From the World Bank press release:
Women, Business and the Law 2012: Removing Barriers to Economic Inclusion finds that while 36 economies reduced legal differences between men and women, 103 out of 141 economies studied still impose legal differences on the basis of gender in at least one of the report’s key indicators. The report also identifies 41 law and regulatory reforms enacted between June 2009 and March 2011 that could enhance women’s economic opportunities.
Globally, women represent 49.6 percent of the population but only 40.8 percent of the workforce in the formal sector. Legal differences between men and women may explain this gap. The report shows that economies with greater legal differentiation between men and women have, on average, lower female participation in the formal labor force.
The report measures such things as a woman’s ability to sign a contract, travel abroad, manage property, and interact with public authorities and the private sector. In all economies, married women face more legal differentiations than unmarried women. In 23 economies, married women cannot legally choose where to live, and in 29 they cannot be legally recognized as head of household.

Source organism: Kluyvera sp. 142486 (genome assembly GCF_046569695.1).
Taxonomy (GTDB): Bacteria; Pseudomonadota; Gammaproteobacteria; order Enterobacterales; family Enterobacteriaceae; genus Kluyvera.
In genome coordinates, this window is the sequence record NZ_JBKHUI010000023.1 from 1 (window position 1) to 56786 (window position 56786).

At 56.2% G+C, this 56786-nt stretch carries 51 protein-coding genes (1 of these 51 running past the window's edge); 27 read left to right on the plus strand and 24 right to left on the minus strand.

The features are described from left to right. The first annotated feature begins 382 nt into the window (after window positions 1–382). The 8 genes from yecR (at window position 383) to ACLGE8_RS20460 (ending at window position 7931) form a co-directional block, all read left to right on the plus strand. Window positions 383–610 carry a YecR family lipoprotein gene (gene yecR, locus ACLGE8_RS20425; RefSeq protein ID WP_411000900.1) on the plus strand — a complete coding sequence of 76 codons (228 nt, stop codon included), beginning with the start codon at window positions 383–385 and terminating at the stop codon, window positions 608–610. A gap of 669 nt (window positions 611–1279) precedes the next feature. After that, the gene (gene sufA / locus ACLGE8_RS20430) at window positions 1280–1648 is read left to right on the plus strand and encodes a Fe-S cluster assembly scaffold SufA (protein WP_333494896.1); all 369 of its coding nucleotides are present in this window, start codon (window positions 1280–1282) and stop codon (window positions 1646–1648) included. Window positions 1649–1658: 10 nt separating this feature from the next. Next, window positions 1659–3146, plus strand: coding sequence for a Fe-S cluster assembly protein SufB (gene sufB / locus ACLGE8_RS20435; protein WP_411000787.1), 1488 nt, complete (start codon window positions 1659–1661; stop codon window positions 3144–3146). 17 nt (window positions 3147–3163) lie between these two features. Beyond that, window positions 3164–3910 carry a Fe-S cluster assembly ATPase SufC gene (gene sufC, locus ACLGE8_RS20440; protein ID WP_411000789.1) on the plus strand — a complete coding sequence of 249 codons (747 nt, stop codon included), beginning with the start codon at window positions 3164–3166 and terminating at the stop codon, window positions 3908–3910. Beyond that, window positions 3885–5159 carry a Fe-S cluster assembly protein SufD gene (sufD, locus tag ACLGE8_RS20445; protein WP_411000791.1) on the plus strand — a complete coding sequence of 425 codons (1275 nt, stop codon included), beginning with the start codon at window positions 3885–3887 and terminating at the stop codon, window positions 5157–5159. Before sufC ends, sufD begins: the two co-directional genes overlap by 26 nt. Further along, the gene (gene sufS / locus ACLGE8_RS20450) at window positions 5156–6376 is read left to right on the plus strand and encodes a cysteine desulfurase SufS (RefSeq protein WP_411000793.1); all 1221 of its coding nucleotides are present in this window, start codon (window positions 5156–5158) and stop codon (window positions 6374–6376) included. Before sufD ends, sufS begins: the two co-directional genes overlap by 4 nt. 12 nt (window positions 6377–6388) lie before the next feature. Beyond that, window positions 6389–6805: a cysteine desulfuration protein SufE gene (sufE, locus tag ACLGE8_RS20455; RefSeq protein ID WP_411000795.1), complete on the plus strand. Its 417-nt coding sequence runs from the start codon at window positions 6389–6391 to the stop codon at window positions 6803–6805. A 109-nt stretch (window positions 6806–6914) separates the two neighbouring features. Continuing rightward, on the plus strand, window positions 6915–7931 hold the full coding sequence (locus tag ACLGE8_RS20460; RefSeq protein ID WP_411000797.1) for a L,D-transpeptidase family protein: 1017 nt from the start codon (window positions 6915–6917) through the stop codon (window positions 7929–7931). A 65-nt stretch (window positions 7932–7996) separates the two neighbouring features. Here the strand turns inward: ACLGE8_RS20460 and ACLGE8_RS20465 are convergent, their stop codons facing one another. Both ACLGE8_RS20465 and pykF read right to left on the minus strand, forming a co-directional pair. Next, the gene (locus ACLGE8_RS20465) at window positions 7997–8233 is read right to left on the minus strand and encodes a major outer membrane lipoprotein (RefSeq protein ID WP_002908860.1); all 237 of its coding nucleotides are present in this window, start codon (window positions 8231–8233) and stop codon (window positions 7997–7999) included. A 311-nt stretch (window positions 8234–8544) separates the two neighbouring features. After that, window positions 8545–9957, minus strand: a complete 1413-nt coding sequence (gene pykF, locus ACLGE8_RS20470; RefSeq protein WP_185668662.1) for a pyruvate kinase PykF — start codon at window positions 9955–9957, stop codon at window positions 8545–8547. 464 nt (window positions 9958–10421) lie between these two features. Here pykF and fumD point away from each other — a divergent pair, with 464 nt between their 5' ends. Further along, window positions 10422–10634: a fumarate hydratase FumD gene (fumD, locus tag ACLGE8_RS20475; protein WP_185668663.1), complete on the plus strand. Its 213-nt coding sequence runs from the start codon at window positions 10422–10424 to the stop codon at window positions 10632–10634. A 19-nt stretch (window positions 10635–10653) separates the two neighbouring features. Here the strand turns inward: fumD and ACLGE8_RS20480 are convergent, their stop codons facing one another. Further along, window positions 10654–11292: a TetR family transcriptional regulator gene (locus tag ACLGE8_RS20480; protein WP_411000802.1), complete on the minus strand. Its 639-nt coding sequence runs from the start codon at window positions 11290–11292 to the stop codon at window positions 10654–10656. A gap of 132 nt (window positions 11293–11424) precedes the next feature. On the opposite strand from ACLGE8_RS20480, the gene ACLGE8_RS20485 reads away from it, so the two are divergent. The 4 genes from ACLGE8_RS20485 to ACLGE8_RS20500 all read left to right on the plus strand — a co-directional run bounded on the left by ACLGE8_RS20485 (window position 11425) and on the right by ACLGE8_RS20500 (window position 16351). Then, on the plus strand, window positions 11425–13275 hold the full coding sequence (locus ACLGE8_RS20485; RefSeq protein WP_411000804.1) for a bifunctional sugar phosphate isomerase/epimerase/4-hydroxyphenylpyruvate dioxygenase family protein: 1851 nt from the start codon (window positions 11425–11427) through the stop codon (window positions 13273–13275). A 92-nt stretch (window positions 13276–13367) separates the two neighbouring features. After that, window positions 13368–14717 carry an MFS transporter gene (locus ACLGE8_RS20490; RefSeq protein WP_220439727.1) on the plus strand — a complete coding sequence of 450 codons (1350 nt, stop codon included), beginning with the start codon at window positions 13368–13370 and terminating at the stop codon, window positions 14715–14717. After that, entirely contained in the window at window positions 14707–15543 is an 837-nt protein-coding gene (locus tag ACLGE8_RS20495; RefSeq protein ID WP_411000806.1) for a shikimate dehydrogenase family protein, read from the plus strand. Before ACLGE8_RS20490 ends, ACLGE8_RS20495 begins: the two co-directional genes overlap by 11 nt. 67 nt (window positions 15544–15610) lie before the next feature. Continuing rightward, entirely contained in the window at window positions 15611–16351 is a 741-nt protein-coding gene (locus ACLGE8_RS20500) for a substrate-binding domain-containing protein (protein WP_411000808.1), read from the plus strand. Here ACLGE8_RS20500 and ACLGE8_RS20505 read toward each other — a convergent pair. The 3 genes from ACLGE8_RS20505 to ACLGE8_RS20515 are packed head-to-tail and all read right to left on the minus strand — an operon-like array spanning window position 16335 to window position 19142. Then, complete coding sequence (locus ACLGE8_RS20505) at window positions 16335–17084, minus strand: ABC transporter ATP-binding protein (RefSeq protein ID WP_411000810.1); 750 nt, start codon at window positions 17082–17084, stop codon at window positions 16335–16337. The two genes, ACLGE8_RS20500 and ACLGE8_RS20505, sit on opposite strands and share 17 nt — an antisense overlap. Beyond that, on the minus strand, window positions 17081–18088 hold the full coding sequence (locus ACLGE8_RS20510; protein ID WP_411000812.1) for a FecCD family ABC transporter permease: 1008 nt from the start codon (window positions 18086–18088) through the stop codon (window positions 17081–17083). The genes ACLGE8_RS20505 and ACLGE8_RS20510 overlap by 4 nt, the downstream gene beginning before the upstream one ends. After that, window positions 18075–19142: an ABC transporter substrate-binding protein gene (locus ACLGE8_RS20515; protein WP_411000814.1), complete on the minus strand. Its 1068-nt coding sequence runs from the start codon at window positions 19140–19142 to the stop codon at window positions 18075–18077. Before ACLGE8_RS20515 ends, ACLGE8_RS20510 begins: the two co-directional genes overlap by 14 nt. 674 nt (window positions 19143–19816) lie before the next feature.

Every region includes economies with unequal rules for men and women, although the extent of the inequality varies widely. On average, high-income economies have fewer differences than middle- and low-income economies. The Middle East and North Africa have the most legal differences between men and women, followed by South Asia and Africa. In Africa, a notable exception is Kenya, which leads globally with the most gender-parity reforms during the past two years. Regionally, the most improvements in gender parity occurred in Latin America and the Caribbean, Europe and Central Asia.